Visiting Rwenzori National Park
Nearly everyone who visits Rwenzori National Park will make a stop over in Kasese. The town is just an hour away and the base for most trips to the National Park. I came to Rwenzori with only the clothes on my back because my airline had lost my luggage. Most of my time in Kasese was spent trying to get money from my bank and arrange a porter to meet me in the mountains with my climbing gear. That’s right! I started climbing Mt. Stanley wearing jeans and a t-shirt! The only photo I took of in the area were these kids just outside of the Rwenzori entrance.
Those kids have grown up here having no idea how special this place is. I really believe that Mt. Stanley is one of the world’s most unique mountains. There are few places in the world where you naturally start your climb in a hot and humid rainforest and end up in a true alpine environment where you need rope, crampons and an ice ax. As a matter of fact, this could be the only mountain in the world that is climbed in such circumstances! My first photo shows the easy trail that begins in the rainforest at an elevation of about a mile high (1,640 meters). This is probably the flattest section of the entire climb. But even though the rainforest is easy, it still has some decent elevation gains for the first day.
There are seasons that have better weather in Mt. Stanley, such as February when I climbed. Usually you’ll see some serious rain regardless of when you come. On the first day we had the hardest rain of the entire trip. The forecast had called for about 2 inches of rain, (48 mm) in a single day! Since the trails are good at the lower elevations there wasn’t much mud or slippery areas despite the heavy downpour. This photo was taken before the heavy rain started. Once it started pouring, nearly all the creeks were raging. The ones that might be flooded all have bridges, so you don’t have to worry about getting stuck or wet from sloshing through a overflown creek.
I’m not sure what the wildlife thinks about all the water here. This bird was soaking wet and didn’t seem to happy. I saw several species of birds in the rainforest of all colors. The rain and thick foliage made it pretty challenging to capture any of them with my camera.
One creature that must be happy for all the water are these giant worms. I wish I had held this thing up so you could get some perspective. The worm was about 18 inches (45 cm) long! It was so huge I seriously thought it was a snake at first. I saw a few of these guys along the trail, but this guy above was by far the biggest. When I got home I checked to see if these were the largest worms in the world. Turns out they aren’t even close! Species in other parts of the world can get nine feet long, which is about 2.7 meters!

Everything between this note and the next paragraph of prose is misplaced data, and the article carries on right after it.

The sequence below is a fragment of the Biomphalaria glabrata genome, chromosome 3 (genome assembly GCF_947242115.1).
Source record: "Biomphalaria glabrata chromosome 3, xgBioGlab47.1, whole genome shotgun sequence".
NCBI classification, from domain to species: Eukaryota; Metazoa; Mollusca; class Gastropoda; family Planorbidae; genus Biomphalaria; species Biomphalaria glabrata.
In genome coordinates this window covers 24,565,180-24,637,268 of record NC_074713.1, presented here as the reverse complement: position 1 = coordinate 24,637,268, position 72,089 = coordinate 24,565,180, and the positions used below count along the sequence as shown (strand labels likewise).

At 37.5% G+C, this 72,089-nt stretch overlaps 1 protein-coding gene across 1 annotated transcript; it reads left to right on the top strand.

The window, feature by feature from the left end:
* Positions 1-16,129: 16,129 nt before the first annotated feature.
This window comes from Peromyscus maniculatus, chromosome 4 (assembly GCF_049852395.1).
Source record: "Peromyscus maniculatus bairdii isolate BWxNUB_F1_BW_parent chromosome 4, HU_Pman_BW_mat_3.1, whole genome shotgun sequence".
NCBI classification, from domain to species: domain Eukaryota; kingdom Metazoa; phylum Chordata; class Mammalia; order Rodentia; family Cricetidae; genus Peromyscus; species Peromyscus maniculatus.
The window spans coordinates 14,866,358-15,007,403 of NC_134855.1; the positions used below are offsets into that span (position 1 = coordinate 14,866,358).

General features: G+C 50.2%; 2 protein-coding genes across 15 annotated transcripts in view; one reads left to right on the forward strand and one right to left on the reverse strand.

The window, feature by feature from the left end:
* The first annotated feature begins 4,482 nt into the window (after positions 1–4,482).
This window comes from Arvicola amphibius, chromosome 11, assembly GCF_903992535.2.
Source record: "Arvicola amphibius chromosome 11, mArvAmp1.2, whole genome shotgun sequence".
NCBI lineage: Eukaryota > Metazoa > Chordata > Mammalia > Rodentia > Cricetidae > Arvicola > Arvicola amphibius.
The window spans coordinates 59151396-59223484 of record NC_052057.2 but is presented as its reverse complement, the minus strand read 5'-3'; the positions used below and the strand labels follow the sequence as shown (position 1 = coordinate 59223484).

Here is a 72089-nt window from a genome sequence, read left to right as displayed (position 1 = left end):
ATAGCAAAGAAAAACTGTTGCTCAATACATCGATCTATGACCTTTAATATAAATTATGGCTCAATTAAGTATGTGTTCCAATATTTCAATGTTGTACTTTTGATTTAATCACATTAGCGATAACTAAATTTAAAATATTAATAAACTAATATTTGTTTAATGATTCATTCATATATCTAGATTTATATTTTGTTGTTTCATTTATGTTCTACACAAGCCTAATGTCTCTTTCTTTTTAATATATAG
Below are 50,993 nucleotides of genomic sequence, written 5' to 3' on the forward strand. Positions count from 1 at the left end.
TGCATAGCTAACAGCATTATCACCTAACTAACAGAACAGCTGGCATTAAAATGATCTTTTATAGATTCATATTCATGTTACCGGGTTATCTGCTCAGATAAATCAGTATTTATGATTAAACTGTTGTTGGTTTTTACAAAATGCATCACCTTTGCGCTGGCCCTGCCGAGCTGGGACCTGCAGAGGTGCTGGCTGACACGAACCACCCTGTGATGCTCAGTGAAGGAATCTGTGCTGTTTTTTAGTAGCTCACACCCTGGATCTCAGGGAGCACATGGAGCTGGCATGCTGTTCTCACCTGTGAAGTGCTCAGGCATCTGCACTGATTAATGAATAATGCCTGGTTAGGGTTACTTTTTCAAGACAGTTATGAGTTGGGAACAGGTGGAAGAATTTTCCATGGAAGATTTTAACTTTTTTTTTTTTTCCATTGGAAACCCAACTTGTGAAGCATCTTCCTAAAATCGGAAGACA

Something more interesting than giant worms were Chameleons. I had seen some on the other side of the Rwenzori mountains in the Congo a few years back. None of the ones I saw in the Congo had any horns though. To my knowledge, these species are called the Rough Chameleons, and are part of the Triceros family. These guys are seriously everywhere, so if you keep your eyes open you’re nearly guaranteed to see one. This chameleon below actually changed colors as I was photographing it. I put the pictures side by side so you can see the difference in only a matter of seconds.
After about four hours of hiking I reached the Camp Nyabitaba where I’d spend the first night. You certainly feel like you’re pretty deep in the woods by now, but amazingly this place has cell phone reception. Camp Nyabitaba is located at 8,700 feet (2,650 meters). It’s a pretty warm and comfortable camp with several large huts. The trek here is by far the easiest day both because of the gentle trail and the temperature. The next day I left Camp Nyabitaba in the morning and continued on towards Mt. Stanley. The rainforest on this day was a bit different because of the elevation. There was a bit more moss, and the trees were not nearly as tall as they had been on the first day.
The trail the second day started off much steeper than the first. One of the steep areas I climbed gave me a good view looking down where I could see some of the trees that were now nearly eye level. They were nearly entirely covered in moss.